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Stress, Stimulants and Saving Lives
by Ripal Sheth
Right before finals week, the signs started popping up around campus: on the doors to the library, in the bathroom stalls, and in the dorm hallways. These signs advised students on how to be safe when using Adderall and Ritalin to study. College students have always had a high rate of illicit psychostimulant usage. This has often been attributed to the level of stress that students are put under to perform at their highest level. However, in NBC’s new medical drama, “New Amsterdam,” a relatively recently recognized phenomena has been brought to light: the illicit use of psychostimulants among medical students, residents, and physicians. The show follows the storyline of a practicing physician struggling with the misuse of Adderall in response to her high stress environment. Initial hypotheses cite this high stress environment among medical professionals as the cause for increased usage, but the questions now remain: what exactly is causing this and how can we stop it?
Over the 15 past years, many research studies have been aimed at understanding the prevalence of usage of stimulants without medical necessity. These studies show these rates to sit somewhere around 20 percent, with varying rates among medical schools. This is well above the NIH-reported average among college students, which puts the rate of stimulant abuse at around 7 percent. On the other hand, studies report practicing physician use of stimulants as high as 8 percent, but there are some issues with these reported averages. Some studies include the use of caffeine supplements, which inflates these statistics. In addition to this, much of this data is self-reported, making it difficult to obtain a clear picture on the prevalence of nonmedical usage of stimulants among medical professionals.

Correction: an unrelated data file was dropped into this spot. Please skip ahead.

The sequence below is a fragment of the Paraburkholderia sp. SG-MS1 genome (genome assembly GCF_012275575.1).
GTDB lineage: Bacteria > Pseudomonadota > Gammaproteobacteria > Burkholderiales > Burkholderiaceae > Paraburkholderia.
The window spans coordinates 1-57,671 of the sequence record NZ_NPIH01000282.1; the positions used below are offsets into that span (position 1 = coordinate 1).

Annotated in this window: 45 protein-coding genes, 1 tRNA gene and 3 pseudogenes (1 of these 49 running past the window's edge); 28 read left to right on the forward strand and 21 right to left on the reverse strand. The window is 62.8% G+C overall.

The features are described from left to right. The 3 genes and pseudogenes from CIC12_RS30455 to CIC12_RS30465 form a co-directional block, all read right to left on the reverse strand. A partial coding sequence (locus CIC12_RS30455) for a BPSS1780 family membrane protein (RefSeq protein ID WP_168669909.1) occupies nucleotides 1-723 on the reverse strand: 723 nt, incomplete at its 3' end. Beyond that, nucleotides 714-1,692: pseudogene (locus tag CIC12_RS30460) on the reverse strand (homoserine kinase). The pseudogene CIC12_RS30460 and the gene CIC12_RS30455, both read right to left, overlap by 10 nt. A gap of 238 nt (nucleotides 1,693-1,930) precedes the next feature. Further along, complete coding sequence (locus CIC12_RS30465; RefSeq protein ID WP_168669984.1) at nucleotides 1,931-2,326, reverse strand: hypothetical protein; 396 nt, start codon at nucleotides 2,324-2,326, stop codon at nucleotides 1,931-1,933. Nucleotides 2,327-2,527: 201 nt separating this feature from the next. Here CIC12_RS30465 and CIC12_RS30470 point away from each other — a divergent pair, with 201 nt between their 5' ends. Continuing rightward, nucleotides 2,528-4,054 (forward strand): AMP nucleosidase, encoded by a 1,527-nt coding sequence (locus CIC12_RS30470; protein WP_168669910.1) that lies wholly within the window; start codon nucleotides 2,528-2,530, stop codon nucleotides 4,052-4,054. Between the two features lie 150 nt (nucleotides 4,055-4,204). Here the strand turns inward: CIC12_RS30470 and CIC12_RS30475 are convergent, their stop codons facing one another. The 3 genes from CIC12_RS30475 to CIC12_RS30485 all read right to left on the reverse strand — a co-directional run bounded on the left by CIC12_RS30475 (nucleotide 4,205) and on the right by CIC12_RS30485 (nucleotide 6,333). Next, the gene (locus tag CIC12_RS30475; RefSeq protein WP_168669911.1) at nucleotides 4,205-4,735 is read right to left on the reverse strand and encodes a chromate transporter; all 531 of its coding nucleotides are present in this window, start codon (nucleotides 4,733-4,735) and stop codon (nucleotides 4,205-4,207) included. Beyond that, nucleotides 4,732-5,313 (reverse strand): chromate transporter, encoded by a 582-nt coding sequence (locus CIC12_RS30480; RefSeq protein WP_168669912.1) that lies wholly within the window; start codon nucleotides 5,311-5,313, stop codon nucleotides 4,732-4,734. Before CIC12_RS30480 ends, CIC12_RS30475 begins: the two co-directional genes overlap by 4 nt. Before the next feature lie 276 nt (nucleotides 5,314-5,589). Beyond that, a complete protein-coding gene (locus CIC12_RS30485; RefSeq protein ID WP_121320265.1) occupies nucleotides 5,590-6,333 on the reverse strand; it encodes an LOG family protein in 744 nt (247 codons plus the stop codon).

Still, the medical community’s use of stimulants has long-lasting and damaging effects. Adderall and Ritalin usage among physicians can be especially problematic. The job requires constant attentiveness and focus to understand, assess, and diagnose. There are currently not many studies attempting to uncover the specific stressors that cause physicians to engage in psychostimulant usage. However, the leading assumptions are that stimulant usage stems from stressful patient care, long and demanding shifts, and pressure to succeed. Misuse of these stimulants can render physicians impaired. They often can experience exhaustion, impulsive behavior, aggressiveness and much more. Imagine a cardiothoracic surgeon impulsively recommending a patient for surgery that is not needed due to Adderall usage. The patient could be left with unnecessary life-long effects because of the doctor’s unaddressed drug dependence.